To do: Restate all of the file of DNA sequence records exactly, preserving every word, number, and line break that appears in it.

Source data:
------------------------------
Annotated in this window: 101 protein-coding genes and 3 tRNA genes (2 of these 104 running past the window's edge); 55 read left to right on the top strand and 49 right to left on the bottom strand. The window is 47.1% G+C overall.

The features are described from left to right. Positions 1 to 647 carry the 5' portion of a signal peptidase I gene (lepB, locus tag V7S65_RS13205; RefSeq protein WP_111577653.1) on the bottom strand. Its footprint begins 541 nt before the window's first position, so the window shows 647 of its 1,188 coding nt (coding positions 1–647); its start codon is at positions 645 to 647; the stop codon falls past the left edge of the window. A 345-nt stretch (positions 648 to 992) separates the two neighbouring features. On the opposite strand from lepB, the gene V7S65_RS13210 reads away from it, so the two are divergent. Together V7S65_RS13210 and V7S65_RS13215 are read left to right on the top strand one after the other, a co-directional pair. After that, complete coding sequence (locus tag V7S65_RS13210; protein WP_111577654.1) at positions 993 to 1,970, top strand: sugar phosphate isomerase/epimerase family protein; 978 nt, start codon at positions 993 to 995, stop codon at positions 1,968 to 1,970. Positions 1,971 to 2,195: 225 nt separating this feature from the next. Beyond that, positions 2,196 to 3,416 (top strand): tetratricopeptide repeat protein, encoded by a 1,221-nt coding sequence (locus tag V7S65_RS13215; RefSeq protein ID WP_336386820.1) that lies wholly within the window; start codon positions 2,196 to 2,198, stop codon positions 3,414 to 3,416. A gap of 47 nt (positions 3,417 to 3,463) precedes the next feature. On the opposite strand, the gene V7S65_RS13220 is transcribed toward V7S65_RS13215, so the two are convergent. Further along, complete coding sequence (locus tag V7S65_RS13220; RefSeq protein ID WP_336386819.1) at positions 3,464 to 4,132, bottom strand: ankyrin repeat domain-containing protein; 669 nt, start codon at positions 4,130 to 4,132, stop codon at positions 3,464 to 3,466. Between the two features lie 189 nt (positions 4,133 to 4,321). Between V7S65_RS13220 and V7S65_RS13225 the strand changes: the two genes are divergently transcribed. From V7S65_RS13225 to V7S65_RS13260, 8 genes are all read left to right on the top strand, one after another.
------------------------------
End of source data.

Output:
Annotated in this window: 101 protein-coding genes and 3 tRNA genes (2 of these 104 running past the window's edge); 55 read left to right on the top strand and 49 right to left on the bottom strand. The window is 47.1% G+C overall.

The features are described from left to right. Positions 1 to 647 carry the 5' portion of a signal peptidase I gene (lepB, locus tag V7S65_RS13205; RefSeq protein WP_111577653.1) on the bottom strand. Its footprint begins 541 nt before the window's first position, so the window shows 647 of its 1,188 coding nt (coding positions 1–647); its start codon is at positions 645 to 647; the stop codon falls past the left edge of the window. A 345-nt stretch (positions 648 to 992) separates the two neighbouring features. On the opposite strand from lepB, the gene V7S65_RS13210 reads away from it, so the two are divergent. Together V7S65_RS13210 and V7S65_RS13215 are read left to right on the top strand one after the other, a co-directional pair. After that, complete coding sequence (locus tag V7S65_RS13210; protein WP_111577654.1) at positions 993 to 1,970, top strand: sugar phosphate isomerase/epimerase family protein; 978 nt, start codon at positions 993 to 995, stop codon at positions 1,968 to 1,970. Positions 1,971 to 2,195: 225 nt separating this feature from the next. Beyond that, positions 2,196 to 3,416 (top strand): tetratricopeptide repeat protein, encoded by a 1,221-nt coding sequence (locus tag V7S65_RS13215; RefSeq protein ID WP_336386820.1) that lies wholly within the window; start codon positions 2,196 to 2,198, stop codon positions 3,414 to 3,416. A gap of 47 nt (positions 3,417 to 3,463) precedes the next feature. On the opposite strand, the gene V7S65_RS13220 is transcribed toward V7S65_RS13215, so the two are convergent. Further along, complete coding sequence (locus tag V7S65_RS13220; RefSeq protein ID WP_336386819.1) at positions 3,464 to 4,132, bottom strand: ankyrin repeat domain-containing protein; 669 nt, start codon at positions 4,130 to 4,132, stop codon at positions 3,464 to 3,466. Between the two features lie 189 nt (positions 4,133 to 4,321). Between V7S65_RS13220 and V7S65_RS13225 the strand changes: the two genes are divergently transcribed. From V7S65_RS13225 to V7S65_RS13260, 8 genes are all read left to right on the top strand, one after another.